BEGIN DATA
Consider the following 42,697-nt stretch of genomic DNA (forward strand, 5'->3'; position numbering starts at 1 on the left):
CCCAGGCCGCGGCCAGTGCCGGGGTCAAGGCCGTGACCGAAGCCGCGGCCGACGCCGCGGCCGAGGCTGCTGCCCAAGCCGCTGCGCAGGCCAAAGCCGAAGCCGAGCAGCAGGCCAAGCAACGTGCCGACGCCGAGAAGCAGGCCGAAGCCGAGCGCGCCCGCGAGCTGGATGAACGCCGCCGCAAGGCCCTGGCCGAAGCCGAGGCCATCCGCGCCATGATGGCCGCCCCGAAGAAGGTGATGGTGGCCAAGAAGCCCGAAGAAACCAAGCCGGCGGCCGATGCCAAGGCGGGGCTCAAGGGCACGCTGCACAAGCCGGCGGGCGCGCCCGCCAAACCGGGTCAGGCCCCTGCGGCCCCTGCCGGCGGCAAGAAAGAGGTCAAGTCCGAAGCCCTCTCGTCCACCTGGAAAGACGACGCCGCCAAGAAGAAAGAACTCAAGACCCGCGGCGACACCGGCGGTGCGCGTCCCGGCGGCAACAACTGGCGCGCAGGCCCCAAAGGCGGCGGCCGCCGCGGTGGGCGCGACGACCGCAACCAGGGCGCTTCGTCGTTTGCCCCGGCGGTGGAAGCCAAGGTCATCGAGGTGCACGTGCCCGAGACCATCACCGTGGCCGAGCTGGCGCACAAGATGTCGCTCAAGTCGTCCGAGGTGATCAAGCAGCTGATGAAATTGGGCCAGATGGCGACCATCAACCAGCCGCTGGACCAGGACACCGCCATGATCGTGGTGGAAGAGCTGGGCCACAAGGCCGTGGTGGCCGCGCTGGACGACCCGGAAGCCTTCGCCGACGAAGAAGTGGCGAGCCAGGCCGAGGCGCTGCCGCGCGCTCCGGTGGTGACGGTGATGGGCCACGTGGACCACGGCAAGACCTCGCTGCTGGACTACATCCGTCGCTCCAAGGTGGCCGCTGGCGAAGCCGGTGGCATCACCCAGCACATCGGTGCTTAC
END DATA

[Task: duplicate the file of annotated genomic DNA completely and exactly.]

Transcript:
Consider the following 42,697-nt stretch of genomic DNA (forward strand, 5'->3'; position numbering starts at 1 on the left):
CCCAGGCCGCGGCCAGTGCCGGGGTCAAGGCCGTGACCGAAGCCGCGGCCGACGCCGCGGCCGAGGCTGCTGCCCAAGCCGCTGCGCAGGCCAAAGCCGAAGCCGAGCAGCAGGCCAAGCAACGTGCCGACGCCGAGAAGCAGGCCGAAGCCGAGCGCGCCCGCGAGCTGGATGAACGCCGCCGCAAGGCCCTGGCCGAAGCCGAGGCCATCCGCGCCATGATGGCCGCCCCGAAGAAGGTGATGGTGGCCAAGAAGCCCGAAGAAACCAAGCCGGCGGCCGATGCCAAGGCGGGGCTCAAGGGCACGCTGCACAAGCCGGCGGGCGCGCCCGCCAAACCGGGTCAGGCCCCTGCGGCCCCTGCCGGCGGCAAGAAAGAGGTCAAGTCCGAAGCCCTCTCGTCCACCTGGAAAGACGACGCCGCCAAGAAGAAAGAACTCAAGACCCGCGGCGACACCGGCGGTGCGCGTCCCGGCGGCAACAACTGGCGCGCAGGCCCCAAAGGCGGCGGCCGCCGCGGTGGGCGCGACGACCGCAACCAGGGCGCTTCGTCGTTTGCCCCGGCGGTGGAAGCCAAGGTCATCGAGGTGCACGTGCCCGAGACCATCACCGTGGCCGAGCTGGCGCACAAGATGTCGCTCAAGTCGTCCGAGGTGATCAAGCAGCTGATGAAATTGGGCCAGATGGCGACCATCAACCAGCCGCTGGACCAGGACACCGCCATGATCGTGGTGGAAGAGCTGGGCCACAAGGCCGTGGTGGCCGCGCTGGACGACCCGGAAGCCTTCGCCGACGAAGAAGTGGCGAGCCAGGCCGAGGCGCTGCCGCGCGCTCCGGTGGTGACGGTGATGGGCCACGTGGACCACGGCAAGACCTCGCTGCTGGACTACATCCGTCGCTCCAAGGTGGCCGCTGGCGAAGCCGGTGGCATCACCCAGCACATCGGTGCTTAC